How to choose a car that suits your needs

Having a hard time selecting your dream car in Bangalore? Here’s a quick guide that may help you in narrowing down the choice.

Buying a car can be a harrowing experience. With all the various models and makes that are currently available on the Bangalore market, it is not always the easiest of tasks selecting what you want.

One of the key point to be looked at while choosing a car is to look at your routine. For example, if the primary use of your car would be to get to work and back and not much else, you might consider getting a smaller car like the Maruti Alto 800.

If you need the car to haul a large amount of cargo, consider getting a larger car with more storage space like the Ford Ecosport, a mini SUV, which has seats at the rear that can also be folded down to provide more space for luggage.

Hatchback or Sedan?

A sedan is a four-door car with frames around the windows. A sedan seats four or more people and has a fixed roof that is full-height up to the rear window. The back door is separate and unattached to the roof and rear window. This allows for more luggage space. Example: Tata Manza, Chevy Sail.

A hatchback has the extra door at the back either hinging at the top or the side to allow for extra cargo space. The rear window itself is the part of the back door. The backseat can usually be folded to provide more space for cargo. Example: Santro Xing, Tata Nano.

Sedans usually have more leg space and cargo space. They are spacious and have elements that appease those looking for comfort and luxury. One can choose from Chevrolet to BMW, depending upon one’s budget. They are bigger in length and width and require more parking space.

However, hatchbacks are the cars for everyday use, and cheaper too.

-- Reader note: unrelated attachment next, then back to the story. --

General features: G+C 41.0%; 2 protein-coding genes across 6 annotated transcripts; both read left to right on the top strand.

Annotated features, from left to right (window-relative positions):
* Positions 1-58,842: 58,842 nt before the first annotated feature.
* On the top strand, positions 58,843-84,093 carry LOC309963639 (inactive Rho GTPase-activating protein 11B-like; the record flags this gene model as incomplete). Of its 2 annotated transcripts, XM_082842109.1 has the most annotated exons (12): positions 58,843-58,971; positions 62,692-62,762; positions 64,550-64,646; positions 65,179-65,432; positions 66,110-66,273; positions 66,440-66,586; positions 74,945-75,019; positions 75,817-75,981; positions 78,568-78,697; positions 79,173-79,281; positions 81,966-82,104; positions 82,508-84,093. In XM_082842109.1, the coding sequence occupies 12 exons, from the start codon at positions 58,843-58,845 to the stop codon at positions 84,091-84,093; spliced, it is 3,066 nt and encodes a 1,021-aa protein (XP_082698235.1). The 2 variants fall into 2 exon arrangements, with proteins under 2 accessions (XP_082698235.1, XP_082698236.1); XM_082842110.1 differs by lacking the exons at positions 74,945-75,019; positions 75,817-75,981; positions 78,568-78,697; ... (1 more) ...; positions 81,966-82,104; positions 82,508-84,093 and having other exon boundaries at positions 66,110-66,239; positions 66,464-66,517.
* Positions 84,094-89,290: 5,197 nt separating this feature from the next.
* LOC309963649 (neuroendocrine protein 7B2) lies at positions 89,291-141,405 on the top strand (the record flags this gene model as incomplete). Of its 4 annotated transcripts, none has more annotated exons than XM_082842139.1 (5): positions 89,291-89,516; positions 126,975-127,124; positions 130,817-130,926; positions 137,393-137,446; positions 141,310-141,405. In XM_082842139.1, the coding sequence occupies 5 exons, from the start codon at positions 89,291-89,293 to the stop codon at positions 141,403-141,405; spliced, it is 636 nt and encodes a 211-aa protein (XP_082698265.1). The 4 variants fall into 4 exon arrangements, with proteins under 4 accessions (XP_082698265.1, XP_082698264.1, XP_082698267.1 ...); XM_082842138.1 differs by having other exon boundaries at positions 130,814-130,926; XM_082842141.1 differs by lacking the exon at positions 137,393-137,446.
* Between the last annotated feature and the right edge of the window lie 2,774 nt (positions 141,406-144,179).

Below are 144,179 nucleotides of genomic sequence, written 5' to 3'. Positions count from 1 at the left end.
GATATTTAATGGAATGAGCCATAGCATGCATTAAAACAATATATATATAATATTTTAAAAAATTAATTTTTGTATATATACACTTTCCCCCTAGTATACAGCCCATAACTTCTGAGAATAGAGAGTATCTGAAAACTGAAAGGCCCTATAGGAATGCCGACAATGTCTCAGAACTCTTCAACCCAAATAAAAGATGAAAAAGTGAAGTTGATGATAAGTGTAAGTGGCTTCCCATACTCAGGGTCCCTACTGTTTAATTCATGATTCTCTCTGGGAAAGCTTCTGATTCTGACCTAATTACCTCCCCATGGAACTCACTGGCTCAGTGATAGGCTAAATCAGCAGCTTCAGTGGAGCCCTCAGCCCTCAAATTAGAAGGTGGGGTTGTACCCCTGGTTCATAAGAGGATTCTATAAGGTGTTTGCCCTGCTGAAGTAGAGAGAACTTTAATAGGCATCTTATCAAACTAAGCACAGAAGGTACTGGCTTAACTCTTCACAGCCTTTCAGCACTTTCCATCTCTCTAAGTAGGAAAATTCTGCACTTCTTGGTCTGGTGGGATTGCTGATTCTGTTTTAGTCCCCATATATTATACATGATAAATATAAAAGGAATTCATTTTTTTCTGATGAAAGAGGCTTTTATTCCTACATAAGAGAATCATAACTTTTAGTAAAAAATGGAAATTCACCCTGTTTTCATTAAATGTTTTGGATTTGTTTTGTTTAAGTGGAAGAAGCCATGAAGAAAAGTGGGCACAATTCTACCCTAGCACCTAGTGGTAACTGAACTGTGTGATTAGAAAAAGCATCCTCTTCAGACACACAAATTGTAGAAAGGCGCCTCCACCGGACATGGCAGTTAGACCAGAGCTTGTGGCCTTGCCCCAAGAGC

Big car, or smaller one?

In a city like Bangalore, smaller cars usually work best. The heavy traffic and the general difficulty in finding parking spaces in a lot of areas attest to this. Of course, smaller cars do have their downsides. You may not, depending on the model you choose, have enough space for more than between two to four people and very small amount of cargo space.

Larger cars do have the disadvantage of not being able to manoeuvre through traffic with as much ease. However for those with larger families to haul around, they do seem to be the better option. They can range from five-seater cars to cars like the Toyota Innova which seats seven to eight people. These cars also have much more storage space for luggage.

Car Model Body Type LxWXH (metres)
Maruti Alto 800 Hatchback 3.39×1.49×1.47
Honda Amaze Sedan 3.99x.1.68×1.50
Mahindra e20 Microcar 3.28×1.15×1.56
Ford Ecosport Mini SUV 3.99×1.76×1.70
Volkswagen Polo Comfortline Hatchback 3.9×1.68×1.45
Toyota Innova Compact MPV 4.58×1.76×1.76
Tata Nano Microcar 3.10×1.49×1.65

Petrol or Diesel?

One of the main points of discussion whenever you choose a car is to pick between a car that runs on diesel, petrol or electricity, each having its own set of pros and cons.